Monday morning he rode to work wearing a helmet. A fellow employee who also rode his motorcycle to work, assured Craig that just riding around town, they didn't need a helmet. The next morning he went to work without his helmet or his wallet. As he was going back home to Lyle's for lunch, a lady pulled out from a side street onto the main two-lane he was on with another car. She waited for the car to go past but didn't see Craig, which caused him to T-bone her van at about 30 mph. He went through the large side window panel catching his face on the right edge, filleting it wide open from the top of his forehead to underneath his chin. He fell back out onto the ground unconscious, his eye completely popped out of it's socket.
At the intersection was a gas station, where there just happened to be an ambulance filling up with gas. At that same intersection there just happened to be a nurse walking across that particular road going to home for lunch. She came over, tried to clean and flap his face back on, put his eye back in, staunching the blood as best she could with limited means. The ambulance came rushing over, transporting him to the hospital which was within one mile of the accident.
They started surgery immediately sewing his face back together. He actually had a tear in his eyeball that needed sewn along with his severed flesh. One of the later challenges was getting his eyelid to work properly, to blink naturally. It would take three more reconstructive surgeries to get it as normal as possible. Interestingly, the doctors told his parents that the way his face caught the window frame, it was likely that he would have broken his neck or been completely decapitated if he would have been wearing his open faced helmet. His knee was a mess also, but his face, eye and brain is what they worried most about. (Funny, his face scar is hardly noticeable any longer, his eye has vision and is only a minor inconvenience once in a while during allergy season and he can never weld, which is sad-he's good at it! But his knee hurts like crazy, the damage is irreparable.)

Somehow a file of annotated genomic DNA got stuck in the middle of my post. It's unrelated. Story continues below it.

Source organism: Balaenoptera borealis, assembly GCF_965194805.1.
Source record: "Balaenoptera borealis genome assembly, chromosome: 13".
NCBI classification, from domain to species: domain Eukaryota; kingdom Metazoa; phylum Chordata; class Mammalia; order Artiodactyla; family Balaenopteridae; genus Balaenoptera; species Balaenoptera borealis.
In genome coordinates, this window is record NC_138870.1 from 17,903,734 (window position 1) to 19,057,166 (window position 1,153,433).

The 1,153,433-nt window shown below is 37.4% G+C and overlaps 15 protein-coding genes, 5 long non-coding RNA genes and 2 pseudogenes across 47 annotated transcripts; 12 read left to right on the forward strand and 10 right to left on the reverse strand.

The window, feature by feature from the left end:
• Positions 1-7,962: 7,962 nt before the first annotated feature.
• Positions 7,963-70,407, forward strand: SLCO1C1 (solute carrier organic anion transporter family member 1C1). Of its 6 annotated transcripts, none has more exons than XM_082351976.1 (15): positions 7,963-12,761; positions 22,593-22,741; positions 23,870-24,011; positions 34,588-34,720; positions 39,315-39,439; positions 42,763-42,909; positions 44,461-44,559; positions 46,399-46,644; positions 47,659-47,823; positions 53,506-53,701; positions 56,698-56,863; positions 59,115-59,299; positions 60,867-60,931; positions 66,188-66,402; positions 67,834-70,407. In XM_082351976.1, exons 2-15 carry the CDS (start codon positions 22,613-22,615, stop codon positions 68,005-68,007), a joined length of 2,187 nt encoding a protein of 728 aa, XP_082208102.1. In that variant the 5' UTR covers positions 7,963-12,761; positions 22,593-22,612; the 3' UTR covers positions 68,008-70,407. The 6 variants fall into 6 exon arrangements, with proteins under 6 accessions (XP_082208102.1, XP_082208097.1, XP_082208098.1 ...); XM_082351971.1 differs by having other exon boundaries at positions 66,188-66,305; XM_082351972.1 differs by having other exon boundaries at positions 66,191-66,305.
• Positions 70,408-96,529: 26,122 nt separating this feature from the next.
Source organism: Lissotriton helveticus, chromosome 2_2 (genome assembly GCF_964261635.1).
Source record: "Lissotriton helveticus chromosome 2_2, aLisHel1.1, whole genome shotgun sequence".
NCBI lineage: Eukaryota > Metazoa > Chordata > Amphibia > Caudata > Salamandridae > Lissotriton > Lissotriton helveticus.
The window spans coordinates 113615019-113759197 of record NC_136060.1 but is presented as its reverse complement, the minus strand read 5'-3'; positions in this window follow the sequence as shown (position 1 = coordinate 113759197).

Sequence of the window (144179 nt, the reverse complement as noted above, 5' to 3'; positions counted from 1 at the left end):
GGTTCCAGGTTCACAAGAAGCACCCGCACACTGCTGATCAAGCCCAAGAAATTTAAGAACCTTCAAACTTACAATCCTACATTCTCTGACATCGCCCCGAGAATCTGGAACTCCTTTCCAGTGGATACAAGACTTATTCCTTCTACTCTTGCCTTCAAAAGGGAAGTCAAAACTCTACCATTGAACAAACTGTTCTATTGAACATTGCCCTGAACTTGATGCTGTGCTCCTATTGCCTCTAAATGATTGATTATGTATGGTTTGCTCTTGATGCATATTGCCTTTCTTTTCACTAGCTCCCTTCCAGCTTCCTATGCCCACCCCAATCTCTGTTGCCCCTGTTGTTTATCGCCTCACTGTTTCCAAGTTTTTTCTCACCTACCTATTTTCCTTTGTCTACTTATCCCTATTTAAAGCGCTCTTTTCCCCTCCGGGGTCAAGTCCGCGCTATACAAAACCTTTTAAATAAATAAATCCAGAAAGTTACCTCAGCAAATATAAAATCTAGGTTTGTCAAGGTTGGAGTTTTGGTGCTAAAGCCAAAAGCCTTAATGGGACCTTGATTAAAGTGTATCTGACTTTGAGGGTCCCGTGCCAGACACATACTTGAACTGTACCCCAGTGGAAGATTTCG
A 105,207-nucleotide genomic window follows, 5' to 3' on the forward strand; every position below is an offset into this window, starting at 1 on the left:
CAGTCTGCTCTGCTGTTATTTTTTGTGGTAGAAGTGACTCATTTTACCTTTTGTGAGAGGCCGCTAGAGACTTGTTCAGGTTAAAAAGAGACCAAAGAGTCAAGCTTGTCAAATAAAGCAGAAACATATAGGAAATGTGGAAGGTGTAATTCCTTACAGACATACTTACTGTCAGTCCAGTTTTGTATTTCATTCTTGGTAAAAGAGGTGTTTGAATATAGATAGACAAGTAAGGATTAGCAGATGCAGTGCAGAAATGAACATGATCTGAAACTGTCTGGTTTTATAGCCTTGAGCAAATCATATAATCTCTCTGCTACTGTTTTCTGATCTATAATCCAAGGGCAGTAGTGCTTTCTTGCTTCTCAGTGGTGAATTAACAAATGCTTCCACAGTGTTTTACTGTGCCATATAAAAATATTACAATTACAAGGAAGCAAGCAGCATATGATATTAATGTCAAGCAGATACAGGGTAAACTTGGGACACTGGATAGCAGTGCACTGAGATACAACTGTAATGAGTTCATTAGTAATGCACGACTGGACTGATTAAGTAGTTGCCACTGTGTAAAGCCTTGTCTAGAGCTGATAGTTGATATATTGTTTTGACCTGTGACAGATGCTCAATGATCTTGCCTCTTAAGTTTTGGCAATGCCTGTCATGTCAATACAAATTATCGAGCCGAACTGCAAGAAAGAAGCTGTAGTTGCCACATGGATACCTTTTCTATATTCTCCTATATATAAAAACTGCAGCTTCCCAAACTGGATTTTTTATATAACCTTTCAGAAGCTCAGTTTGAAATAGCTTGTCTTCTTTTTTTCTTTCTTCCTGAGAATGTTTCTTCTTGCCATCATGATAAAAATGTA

The doctors had no idea who they were saving. Since he didn't have his licence/tabs, registration or wallet, when the police tried to figure out who he was, it took 4 hours to trace him through the serial number. It was only then, four hours later at 4:30 that his folks got the call. They lived 60 miles away. They were told that their son was in a motorcycle accident, in serious condition, still breathing but no guarantees he would live. By the time they got to the hospital, they told them the news that he was coming around but would more than likely be a vegetable all his life. It must have been a long two weeks waiting for him to wake up.
Once he came out of his coma, the doctors told them there was nothing more they could do, just take him home, let him live his normal life, put him to work on the farm and wait to see how it all turned out.
He had long term memory but couldn't remember anything short term. Hence, after noon lunch he would confusedly ask his dad what to do. Gordon would have to take him to the right field and get him started again on the tractor where he instinctively and mindlessly finished his day.